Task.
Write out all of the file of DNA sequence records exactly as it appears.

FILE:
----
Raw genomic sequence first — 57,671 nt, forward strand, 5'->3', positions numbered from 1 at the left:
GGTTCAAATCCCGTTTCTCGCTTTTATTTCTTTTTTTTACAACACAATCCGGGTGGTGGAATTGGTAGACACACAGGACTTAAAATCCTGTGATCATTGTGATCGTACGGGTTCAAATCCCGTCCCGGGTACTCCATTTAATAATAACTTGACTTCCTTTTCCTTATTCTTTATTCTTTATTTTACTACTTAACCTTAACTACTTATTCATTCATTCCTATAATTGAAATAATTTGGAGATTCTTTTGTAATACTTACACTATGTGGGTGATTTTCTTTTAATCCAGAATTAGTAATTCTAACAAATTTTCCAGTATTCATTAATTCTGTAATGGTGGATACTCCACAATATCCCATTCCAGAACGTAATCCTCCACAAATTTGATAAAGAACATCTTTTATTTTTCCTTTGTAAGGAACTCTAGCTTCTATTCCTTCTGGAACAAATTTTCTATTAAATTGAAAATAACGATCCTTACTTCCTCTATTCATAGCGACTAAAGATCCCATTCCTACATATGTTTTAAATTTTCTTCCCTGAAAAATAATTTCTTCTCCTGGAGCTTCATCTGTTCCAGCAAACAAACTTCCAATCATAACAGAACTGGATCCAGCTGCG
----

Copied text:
Raw genomic sequence first — 57,671 nt, forward strand, 5'->3', positions numbered from 1 at the left:
GGTTCAAATCCCGTTTCTCGCTTTTATTTCTTTTTTTTACAACACAATCCGGGTGGTGGAATTGGTAGACACACAGGACTTAAAATCCTGTGATCATTGTGATCGTACGGGTTCAAATCCCGTCCCGGGTACTCCATTTAATAATAACTTGACTTCCTTTTCCTTATTCTTTATTCTTTATTTTACTACTTAACCTTAACTACTTATTCATTCATTCCTATAATTGAAATAATTTGGAGATTCTTTTGTAATACTTACACTATGTGGGTGATTTTCTTTTAATCCAGAATTAGTAATTCTAACAAATTTTCCAGTATTCATTAATTCTGTAATGGTGGATACTCCACAATATCCCATTCCAGAACGTAATCCTCCACAAATTTGATAAAGAACATCTTTTATTTTTCCTTTGTAAGGAACTCTAGCTTCTATTCCTTCTGGAACAAATTTTCTATTAAATTGAAAATAACGATCCTTACTTCCTCTATTCATAGCGACTAAAGATCCCATTCCTACATATGTTTTAAATTTTCTTCCCTGAAAAATAATTTCTTCTCCTGGAGCTTCATCTGTTCCAGCAAACAAACTTCCAATCATAACAGAACTGGATCCAGCTGCG